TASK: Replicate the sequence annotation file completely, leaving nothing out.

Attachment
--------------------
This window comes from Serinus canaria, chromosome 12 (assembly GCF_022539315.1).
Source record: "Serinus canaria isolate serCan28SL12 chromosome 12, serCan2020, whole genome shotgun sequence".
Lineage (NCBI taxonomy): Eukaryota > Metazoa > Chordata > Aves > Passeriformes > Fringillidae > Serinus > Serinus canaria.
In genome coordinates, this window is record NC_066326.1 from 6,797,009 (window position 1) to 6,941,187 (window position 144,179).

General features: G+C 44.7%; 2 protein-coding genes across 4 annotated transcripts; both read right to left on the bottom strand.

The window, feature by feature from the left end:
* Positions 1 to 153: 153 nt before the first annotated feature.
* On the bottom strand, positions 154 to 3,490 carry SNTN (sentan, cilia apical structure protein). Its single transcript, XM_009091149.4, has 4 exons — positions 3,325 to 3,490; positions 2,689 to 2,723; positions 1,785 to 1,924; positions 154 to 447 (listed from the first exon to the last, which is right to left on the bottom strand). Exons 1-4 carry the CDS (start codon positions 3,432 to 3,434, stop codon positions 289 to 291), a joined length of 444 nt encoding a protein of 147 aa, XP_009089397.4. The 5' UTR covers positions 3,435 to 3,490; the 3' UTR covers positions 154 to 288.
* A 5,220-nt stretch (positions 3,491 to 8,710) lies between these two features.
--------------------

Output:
This window comes from Serinus canaria, chromosome 12 (assembly GCF_022539315.1).
Source record: "Serinus canaria isolate serCan28SL12 chromosome 12, serCan2020, whole genome shotgun sequence".
Lineage (NCBI taxonomy): Eukaryota > Metazoa > Chordata > Aves > Passeriformes > Fringillidae > Serinus > Serinus canaria.
In genome coordinates, this window is record NC_066326.1 from 6,797,009 (window position 1) to 6,941,187 (window position 144,179).

General features: G+C 44.7%; 2 protein-coding genes across 4 annotated transcripts; both read right to left on the bottom strand.

The window, feature by feature from the left end:
* Positions 1 to 153: 153 nt before the first annotated feature.
* On the bottom strand, positions 154 to 3,490 carry SNTN (sentan, cilia apical structure protein). Its single transcript, XM_009091149.4, has 4 exons — positions 3,325 to 3,490; positions 2,689 to 2,723; positions 1,785 to 1,924; positions 154 to 447 (listed from the first exon to the last, which is right to left on the bottom strand). Exons 1-4 carry the CDS (start codon positions 3,432 to 3,434, stop codon positions 289 to 291), a joined length of 444 nt encoding a protein of 147 aa, XP_009089397.4. The 5' UTR covers positions 3,435 to 3,490; the 3' UTR covers positions 154 to 288.
* A 5,220-nt stretch (positions 3,491 to 8,710) lies between these two features.